It is always advised not to trust anyone in the cyber world, as your personal information can be misused at any time. The principle of the ‘Zero Trust Model’ was coined by John Kindervag, an analyst at Forrester Research who believed in the principle of ‘Never Trust and always verify’.

It is evident that with the changing technology, cyber attackers are proficiently stealing and damaging personal and sensitive data. On the same principle, the ‘Zero Trust Model’ works as it requires authentication of every person and device when they try to use resources on a private network as it is a holistic approach to not trust anyone before granting them access without proper verification and authentication and it reduces the risks of cyber-attacks by not trusting any user and device.

The kinds of cyber-attacks, such as phishing, malware, spamming, etc., do not necessarily happen because of an outside source. Still, they can even happen from its network of employees, and with the increasing work-from-home environment, such cases are on the rise.


  • DETECT SURFACE ATTACKS: The foremost need is to detect surface attacks, i.e. an organization’s attacks surface can be anything like an entire IT infrastructure or its subset, which can include end-user computing devices, services and data and should also contain the network areas to reach them as well as always to assume that external and internal threats are there on the network.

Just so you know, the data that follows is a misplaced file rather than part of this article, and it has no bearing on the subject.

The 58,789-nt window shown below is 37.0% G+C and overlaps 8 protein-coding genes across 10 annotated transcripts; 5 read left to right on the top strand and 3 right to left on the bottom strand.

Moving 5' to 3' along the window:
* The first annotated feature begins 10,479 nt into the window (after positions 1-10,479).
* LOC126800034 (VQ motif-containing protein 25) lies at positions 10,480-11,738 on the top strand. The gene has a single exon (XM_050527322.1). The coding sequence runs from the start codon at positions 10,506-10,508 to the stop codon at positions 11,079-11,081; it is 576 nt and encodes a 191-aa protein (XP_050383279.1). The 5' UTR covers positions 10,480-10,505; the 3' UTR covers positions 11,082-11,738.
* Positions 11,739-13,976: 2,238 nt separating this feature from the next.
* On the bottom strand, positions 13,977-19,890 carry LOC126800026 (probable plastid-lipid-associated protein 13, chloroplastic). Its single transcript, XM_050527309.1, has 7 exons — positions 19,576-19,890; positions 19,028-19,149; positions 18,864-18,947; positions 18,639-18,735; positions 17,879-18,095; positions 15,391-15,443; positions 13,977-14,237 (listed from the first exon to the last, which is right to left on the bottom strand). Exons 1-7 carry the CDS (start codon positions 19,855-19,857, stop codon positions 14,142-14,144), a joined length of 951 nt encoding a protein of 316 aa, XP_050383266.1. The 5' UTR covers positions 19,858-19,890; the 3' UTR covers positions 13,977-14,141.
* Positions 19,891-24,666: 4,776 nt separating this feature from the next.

• USING EXISTING CYBERSECURITY INFRASTRUCTURE: Organizations can keep using the existing cybersecurity infrastructure with the zero trust model without investing in newer technologies, such as by adopting end-to-end data analytics, monitoring and detecting threats across the entire IT infrastructure, including cloud environments and if existing technology is unable to justify an end-to-end implementation of the model fully then in such cases modern tools can be procured that support Micro-Segmentation, Single Sign-On, Multi-Factor Authentication, etc.
  • APPLICATION OF THE MODEL: Implementing Zero Trust security does not mean the work is over. It leads to ‘monitor, manage, measure and adapt’ as no security feature results in zero cyber breaches. Still, a robust management system can reduce cyber-attacks and always assume that networks are hostile.


  • The most popular technique for authenticating user identification is multi-factor authentication. To establish credibility, the user must offer at least two different types of evidence to prove credibility. These could involve logic-based tests, SMS or email confirmations, or security questions. The network is more secure the more credentials are needed to access it.
  • Another step in building trust is limiting access for those who have been authenticated. Each user or device only has access to the bare minimum of resources needed, reducing the network’s overall vulnerability to attack. All other traffic is still blocked, preventing trusted entities from moving laterally.